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1 November 2011 Decision support system for the detection and grading of hard exudates from color fundus photographs
Author Affiliations +
Abstract
Diabetic retinopathy is a major cause of blindness, and its earliest signs include damage to the blood vessels and the formation of lesions in the retina. Automated detection and grading of hard exudates from the color fundus image is a critical step in the automated screening system for diabetic retinopathy. We propose novel methods for the detection and grading of hard exudates and the main retinal structures. For exudate detection, a novel approach based on coarse-to-fine strategy and a new image-splitting method are proposed with overall sensitivity of 93.2% and positive predictive value of 83.7% at the pixel level. The average sensitivity of the blood vessel detection is 85%, and the success rate of fovea localization is 100%. For exudate grading, a polar fovea coordinate system is adopted in accordance with medical criteria. Because of its competitive performance and ability to deal efficiently with images of variable quality, the proposed technique offers promising and efficient performance as part of an automated screening system for diabetic retinopathy.

1.

Introduction

The most serious eye condition associated with diabetes affects, among other things, the retinal structures. This condition is called diabetic retinopathy (DR) and is the main cause of visual impairment and usually affects both eyes. Early detection of DR is essential for the prevention of visual loss. In some people with DR, retinal blood vessels may swell and leak fluid while in others, abnormal new blood vessels grow on the surface of the retina. Hard exudates (HEs), which are lipid leaks from blood vessels of abnormal retinas, are one of the most commonly occurring lesions in the early stages of DR.1, 2 Figure 1 shows a retinal fundus image with the main structures and HEs.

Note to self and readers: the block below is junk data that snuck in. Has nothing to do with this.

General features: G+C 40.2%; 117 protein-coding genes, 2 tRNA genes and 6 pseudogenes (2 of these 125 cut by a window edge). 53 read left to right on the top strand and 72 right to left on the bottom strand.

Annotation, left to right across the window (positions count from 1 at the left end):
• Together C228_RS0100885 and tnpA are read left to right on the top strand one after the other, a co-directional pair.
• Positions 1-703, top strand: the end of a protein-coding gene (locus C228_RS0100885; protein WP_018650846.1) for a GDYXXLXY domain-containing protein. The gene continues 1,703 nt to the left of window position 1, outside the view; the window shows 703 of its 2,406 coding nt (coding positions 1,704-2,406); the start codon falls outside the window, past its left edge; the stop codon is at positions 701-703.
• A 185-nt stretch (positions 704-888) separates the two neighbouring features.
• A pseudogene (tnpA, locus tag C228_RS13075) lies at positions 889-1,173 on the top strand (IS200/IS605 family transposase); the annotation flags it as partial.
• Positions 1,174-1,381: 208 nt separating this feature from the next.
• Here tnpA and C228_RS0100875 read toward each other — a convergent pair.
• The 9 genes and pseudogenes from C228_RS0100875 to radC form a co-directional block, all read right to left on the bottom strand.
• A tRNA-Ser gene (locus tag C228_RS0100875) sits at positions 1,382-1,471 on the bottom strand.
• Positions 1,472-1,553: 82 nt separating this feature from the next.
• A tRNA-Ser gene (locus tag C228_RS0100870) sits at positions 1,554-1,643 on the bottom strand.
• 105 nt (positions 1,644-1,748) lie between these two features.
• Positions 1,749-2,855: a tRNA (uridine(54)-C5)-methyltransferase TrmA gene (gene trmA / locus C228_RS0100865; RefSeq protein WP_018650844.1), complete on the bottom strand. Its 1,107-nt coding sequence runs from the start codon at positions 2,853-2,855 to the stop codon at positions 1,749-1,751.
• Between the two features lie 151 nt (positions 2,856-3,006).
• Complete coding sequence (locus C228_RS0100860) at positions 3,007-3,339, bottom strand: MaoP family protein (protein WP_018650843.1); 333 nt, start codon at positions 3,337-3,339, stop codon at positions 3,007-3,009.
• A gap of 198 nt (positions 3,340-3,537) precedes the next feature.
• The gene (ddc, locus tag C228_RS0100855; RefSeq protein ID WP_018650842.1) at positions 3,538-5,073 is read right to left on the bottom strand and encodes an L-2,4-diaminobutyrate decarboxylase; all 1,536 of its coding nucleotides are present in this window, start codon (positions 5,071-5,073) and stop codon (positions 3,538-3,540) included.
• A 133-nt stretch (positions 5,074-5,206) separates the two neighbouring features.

Fig. 1

Fundus image with the main structures of the retina and HEs.

116001_1_116001_1_1.jpg

Such lesions are normally detected and graded manually from retinal fundus images in intensive and time-consuming processes by clinicians. Computer-aided HE detection and grading from the retinal fundus images could facilitate immediate and accurate diagnosis. Thus, the main aim of this work is to develop a computer-aided system as a part of a medical screening scheme for evaluating the condition of the retina from the color fundus image.

Several researchers have proposed different techniques for HE detection, such as Osareh 3 who used fuzzy C-means for region segmentation followed by an artificial neural network technique to classify the segmented regions in terms of lesion-based classification. This method works well in Luv color space, but the accuracy in the case of nonuniform illumination is low. Walter 4 proposed an approach based on morphological reconstruction techniques and texture analysis to detect exudates. The results of this technique are encouraging, but the distinction between hard and soft exudates is not possible with this technique. Sánchez 5 proposed a method based on mixture models to threshold images in order to separate exudates from the background. A limitation of this method is that it sometimes misses faint exudates. Garcia 6 employed a combination of local and global thresholding for exudate segmentation and investigated three neural network classifiers to classify HEs, whereas Sopharak 7 employed naive Bayes and support vector machine classifiers for feature selection and exudate classification, but both classifiers occasionally fail to detect faint exudates. A method based on mathematical morphology for exudate detection was proposed by Welfer 8 with encouraging performance in terms of specificity but with low positive predictive value (PPV). Kose 9 proposed a relatively simple adaptive region growing method with background correction for bright-lesion detection and a background-based method for dark-lesion detection.

In this paper, we present an automated approach for the detection of retinal structures and HEs from color fundus images. Grading is achieved by first establishing a coordinate system centered at the fovea. This necessitates the prior detection of such fundus landmarks as the blood vessels, optic disk, and fovea. A morphological multiscale technique is proposed for the detection of the blood vessels, and the Hough transform is employed to localize the optic disk. The fovea is localized based on its features and geometric relation with the other retinal structures. For HE detection, a novel coarse-to-fine strategy is proposed.